# Reducing the complexity of dictionary brute force in python

I have a program as follows which basically compares XORs of all possible words in a standard dictionary and compares the XORed result with that of XOR of Ciphertexts.But i guess the complexity is O(n2). I am not sure how to reduce the complexity.

``````def find_collision():
with open("/usr/share/dict/words", "r") as f:
alist = [line.rstrip() for line in f]
b = len(alist)

for i in range(0,b,1):
for j in range(i,b,1):
if(((int(alist[i].encode('hex'), 16))^ (int(alist[j].encode('hex'), 16)))==a):
print("Plain Text1: "+alist[i]+'\n'+"Plain Text2: "+alist[j])
#print "Yes"
break
``````

Any help would be much appreciated.

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If you don't need to know WHICH keys collide, just if ANY keys collide, you could toss them all in a `set` together and see if the length of the `set` is the same as the length of the `list` – Adam Smith Mar 3 '14 at 19:47
@adsmith I quite did not understand what you said :( May I request you to rephrase it. – kingmakerking Mar 3 '14 at 20:40
I don't really understand what your code is trying to do, either. It looks like it takes `0x4ADD55BA941FE954^0x5AC643BE8504E35E` (which is `0b1000000011011000101100000010000010001000110110000101000001010`) and comparing it to each two items in `dict/words` XOR'd together, right? – Adam Smith Mar 3 '14 at 21:56

First off, let's try to simplify.

``````def find_collision():
key = 0b1000000011011000101100000010000010001000110110000101000001010
``````

Then our handy-dandy `itertools` module can do the heavy lifting for the big list. This replaces your nested `for` loops and probably works significantly faster.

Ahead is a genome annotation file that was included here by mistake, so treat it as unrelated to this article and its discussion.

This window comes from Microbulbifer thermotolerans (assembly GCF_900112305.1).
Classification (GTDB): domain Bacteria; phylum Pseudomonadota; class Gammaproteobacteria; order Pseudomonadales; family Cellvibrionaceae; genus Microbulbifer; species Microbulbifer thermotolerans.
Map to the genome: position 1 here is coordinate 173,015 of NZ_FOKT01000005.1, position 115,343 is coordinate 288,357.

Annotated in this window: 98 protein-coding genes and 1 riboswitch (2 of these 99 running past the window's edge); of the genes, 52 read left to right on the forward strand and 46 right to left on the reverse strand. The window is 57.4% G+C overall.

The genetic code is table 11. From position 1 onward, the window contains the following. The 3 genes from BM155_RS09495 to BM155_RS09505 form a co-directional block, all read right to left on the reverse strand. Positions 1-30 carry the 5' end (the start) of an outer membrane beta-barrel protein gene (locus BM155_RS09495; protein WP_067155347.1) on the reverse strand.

``````from itertools import combinations
##def find_collision()
##    key = 0b1000000011011000101100000010000010001000110110000101000001010
with open("/usr/share/dict/words", "r") as f:
full_wordlist = combinations( map(str.rstrip,f.readlines()), 2 )
# Combinations( { ('word1','word2'),('word1','word3'),('word1','word4'),
('word2','word3') ... } )
``````

But we don't really care about the whole thing, do we? All we care about is collisions, so let's do collisions shall we? EDIT: and since there will definitely be words in here we can't turn to hex, do:

``````#instead of full_wordlist = combinations(...)

import re
with open("usr/share/dict/words","r") as f:
words = (word for word in map(str.rstrip,f.readlines()) if not re.search(r"[^0-9a-fA-F]",word))
# you can avoid the need for regex by doing:
# words = (word for word in map(str.rstrip,f.readlines()) if
#         not any(char not in "0123456789abcdefABCDEF" for char in word))
collisions = [keypair for keypair in combinations(words,2)
if bin(int(keypair[0],base=16)^int(keypair[1],base=16)) == key]
``````

Then pull out the collisions with something sane, like:

``````for collision in collisions:
print("Collision between {0[0]}^{0[1]} and key".format(collision))
``````
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Oops that last listcomp would have always returned a `TypeError`, as it was trying to do `str^str`. I fixed it. – Adam Smith Mar 4 '14 at 0:13
But I am getting this error .. Traceback (most recent call last): File "<pyshell#17>", line 1, in <module> find_collision() File "<pyshell#16>", line 7, in find_collision if bin(int(keypair[0],base=16)^int(keypair[1],base=16)) == key] ValueError: invalid literal for int() with base 16: "A's" – kingmakerking Mar 4 '14 at 20:25
Sounds like one of the words in your dictionary is `"A's"`. That won't work, for obvious reasons. You can probably make a generator earlier that pulls from your word list. I'll edit.... – Adam Smith Mar 4 '14 at 20:30
@user2888239 I've edited, this is one way to do it. There's probably a better way, though. I'll keep thinking. – Adam Smith Mar 4 '14 at 20:39